When I retired as publisher of National Review in 1988, I sent all my office files to the Library of Congress. It had requested them, as part of its archive of 20th century political manuscripts. I guess they thought students of conservatism might find them useful someday.
Among them were my files on Concerned Alumni of Princeton (CAP), a group I had helped found in 1972 to protest Princeton's steady drift toward being what a fellow alumnus, my old National Review colleague James Burnham, sadly called "just another liberal joint." Our two chief concerns were its deliberate debasing of its admission standards to meet self-imposed racial and ethnic quotas (the policy that later became famous as "affirmative action," and which the Supreme Court recently ruled unconstitutional if adopted by public universities), and its decision to throw the ROTC right off the campus.
CAP survived for a dozen years or so, publishing (with money contributed by yet another alumnus, former Ambassador to Switzerland Shelby Cullom Davis) a periodical called Prospect, and sending mailings to Princeton alumni -- a practice that understandably distressed the university administration.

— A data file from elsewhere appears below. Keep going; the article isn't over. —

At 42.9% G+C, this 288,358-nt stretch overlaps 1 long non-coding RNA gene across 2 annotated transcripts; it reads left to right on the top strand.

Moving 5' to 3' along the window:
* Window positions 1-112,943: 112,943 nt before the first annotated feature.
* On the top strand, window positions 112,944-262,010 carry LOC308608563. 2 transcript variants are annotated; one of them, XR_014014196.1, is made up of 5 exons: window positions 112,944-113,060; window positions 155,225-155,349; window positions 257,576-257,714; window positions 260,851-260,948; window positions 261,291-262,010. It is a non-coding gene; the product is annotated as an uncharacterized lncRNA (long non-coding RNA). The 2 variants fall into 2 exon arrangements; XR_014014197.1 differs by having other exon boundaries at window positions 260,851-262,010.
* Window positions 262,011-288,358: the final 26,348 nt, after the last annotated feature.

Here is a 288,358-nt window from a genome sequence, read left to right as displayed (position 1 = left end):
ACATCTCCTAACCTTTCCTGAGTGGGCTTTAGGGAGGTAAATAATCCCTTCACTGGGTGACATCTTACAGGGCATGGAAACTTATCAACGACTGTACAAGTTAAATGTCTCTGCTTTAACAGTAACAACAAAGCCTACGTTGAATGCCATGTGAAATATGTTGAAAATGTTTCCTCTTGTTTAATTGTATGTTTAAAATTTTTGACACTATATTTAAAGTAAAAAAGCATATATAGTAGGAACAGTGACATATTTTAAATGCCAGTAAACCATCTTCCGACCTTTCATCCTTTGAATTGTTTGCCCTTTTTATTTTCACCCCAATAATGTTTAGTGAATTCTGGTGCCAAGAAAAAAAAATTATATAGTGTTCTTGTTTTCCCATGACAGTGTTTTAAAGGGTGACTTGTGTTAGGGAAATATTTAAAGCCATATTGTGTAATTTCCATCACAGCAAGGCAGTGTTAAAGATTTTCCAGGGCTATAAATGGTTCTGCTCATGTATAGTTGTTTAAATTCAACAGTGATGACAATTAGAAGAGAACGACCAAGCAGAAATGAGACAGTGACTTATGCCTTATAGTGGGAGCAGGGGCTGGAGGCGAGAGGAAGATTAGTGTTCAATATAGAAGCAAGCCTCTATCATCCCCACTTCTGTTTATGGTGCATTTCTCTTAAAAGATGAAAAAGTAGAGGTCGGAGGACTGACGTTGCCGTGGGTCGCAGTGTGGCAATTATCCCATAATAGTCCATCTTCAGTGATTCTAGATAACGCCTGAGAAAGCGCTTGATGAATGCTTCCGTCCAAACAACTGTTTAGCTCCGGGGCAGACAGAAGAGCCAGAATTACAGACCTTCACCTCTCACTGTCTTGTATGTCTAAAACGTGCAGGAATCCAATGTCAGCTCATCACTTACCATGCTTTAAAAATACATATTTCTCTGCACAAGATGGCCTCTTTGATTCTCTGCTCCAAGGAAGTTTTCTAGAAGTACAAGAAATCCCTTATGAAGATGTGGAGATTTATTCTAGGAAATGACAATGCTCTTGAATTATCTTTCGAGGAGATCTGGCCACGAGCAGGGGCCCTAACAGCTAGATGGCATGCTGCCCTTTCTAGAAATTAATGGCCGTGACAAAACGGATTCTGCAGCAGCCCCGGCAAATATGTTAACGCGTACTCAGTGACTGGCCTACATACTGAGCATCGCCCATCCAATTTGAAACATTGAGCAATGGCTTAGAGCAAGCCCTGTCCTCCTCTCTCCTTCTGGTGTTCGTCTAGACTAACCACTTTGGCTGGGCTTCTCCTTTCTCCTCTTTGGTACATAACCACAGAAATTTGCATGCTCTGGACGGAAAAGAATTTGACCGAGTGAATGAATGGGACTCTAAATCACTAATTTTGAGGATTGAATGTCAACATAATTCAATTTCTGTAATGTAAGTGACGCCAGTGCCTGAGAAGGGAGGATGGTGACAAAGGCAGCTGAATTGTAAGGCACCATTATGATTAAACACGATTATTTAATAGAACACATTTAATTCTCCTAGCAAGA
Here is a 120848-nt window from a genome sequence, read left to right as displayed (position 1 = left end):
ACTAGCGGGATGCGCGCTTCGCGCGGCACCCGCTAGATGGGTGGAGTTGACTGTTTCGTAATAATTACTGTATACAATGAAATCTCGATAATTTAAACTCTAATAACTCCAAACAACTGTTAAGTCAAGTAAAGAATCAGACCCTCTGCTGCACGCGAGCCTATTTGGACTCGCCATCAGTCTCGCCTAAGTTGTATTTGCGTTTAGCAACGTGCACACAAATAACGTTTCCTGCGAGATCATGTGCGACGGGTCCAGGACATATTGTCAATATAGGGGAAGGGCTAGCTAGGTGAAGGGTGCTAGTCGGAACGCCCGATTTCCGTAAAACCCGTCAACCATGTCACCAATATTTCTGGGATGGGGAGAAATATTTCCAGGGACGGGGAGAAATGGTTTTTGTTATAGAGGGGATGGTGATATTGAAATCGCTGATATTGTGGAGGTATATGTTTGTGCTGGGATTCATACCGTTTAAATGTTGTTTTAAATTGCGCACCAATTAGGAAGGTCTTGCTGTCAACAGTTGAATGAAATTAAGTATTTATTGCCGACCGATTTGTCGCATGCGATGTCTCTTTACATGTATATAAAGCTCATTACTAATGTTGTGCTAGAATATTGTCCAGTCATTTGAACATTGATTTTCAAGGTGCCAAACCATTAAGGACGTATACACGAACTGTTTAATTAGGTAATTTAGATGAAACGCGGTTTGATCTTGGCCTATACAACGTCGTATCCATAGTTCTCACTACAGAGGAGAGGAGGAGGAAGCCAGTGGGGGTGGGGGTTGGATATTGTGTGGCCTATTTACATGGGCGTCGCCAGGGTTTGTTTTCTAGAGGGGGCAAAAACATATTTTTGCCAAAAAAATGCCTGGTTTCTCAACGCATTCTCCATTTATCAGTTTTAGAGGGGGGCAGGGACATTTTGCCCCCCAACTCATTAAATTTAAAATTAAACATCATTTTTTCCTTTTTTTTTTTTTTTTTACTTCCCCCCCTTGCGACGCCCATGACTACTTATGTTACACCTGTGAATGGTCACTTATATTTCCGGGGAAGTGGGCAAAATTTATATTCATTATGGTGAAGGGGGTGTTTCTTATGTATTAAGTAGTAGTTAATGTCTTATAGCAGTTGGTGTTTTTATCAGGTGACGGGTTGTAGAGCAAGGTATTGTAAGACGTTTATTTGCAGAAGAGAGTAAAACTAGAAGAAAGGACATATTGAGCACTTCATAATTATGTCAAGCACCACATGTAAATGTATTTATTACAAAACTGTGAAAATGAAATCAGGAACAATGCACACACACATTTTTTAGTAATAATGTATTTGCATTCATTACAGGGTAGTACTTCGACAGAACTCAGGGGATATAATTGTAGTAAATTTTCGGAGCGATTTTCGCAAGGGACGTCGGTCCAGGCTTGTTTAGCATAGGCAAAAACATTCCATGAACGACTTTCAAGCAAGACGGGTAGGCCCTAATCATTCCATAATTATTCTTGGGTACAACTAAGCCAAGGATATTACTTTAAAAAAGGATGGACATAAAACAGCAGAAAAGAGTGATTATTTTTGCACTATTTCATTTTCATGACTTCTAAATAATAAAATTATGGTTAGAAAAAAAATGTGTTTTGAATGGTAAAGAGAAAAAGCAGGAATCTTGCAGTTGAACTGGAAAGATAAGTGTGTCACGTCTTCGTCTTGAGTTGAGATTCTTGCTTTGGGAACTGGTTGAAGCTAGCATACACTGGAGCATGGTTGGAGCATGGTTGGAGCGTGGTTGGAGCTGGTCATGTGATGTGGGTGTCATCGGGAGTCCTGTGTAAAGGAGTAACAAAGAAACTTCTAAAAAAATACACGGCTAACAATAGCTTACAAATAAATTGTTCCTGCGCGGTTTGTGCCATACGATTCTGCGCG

Then in 1985, Samuel A. Alito Jr., a Princeton graduate who was applying for a job in the Reagan administration's Justice Department, decided to include in his resume -- presumably to impress the Reaganites with his conservatism -- the datum that he had been a "member" of CAP.
Fast forward to November 2005. Alito, now a distinguished judge, has been nominated by President Bush to succeed Sandra Day O'Connor on the Supreme Court. It occurred to David Kirkpatrick, a New York Times reporter and yet another Princetonian, to look into my files on CAP at the Library of Congress, to see if they revealed anything about Alito's activity in the group, or anything discreditable about CAP itself. Pursuant to the Library's rules, Kirkpatrick asked my permission, which I cheerfully gave. In a subsequent article in the Times, he acknowledged right up front in the second paragraph that "there is no evidence that (Alito) played an active or prominent role" in CAP. The rest of the article described CAP's activities and concerns, which were exactly what you would expect of a group of conservative alumni.
But he did not extinguish the suspicion (or hope), which was now germinating on the loony left, that my files might contain something truly damaging to Alito -- or at least to CAP, with which Alito might then be smeared by association. (If so, why had Kirkpatrick missed it? Maybe they thought he, too, was part of the vast right-wing conspiracy.)
William Rusher is a Distinguished Fellow of the Claremont Institute for the Study of Statesmanship and Political Philosophy and author of How to Win Arguments .
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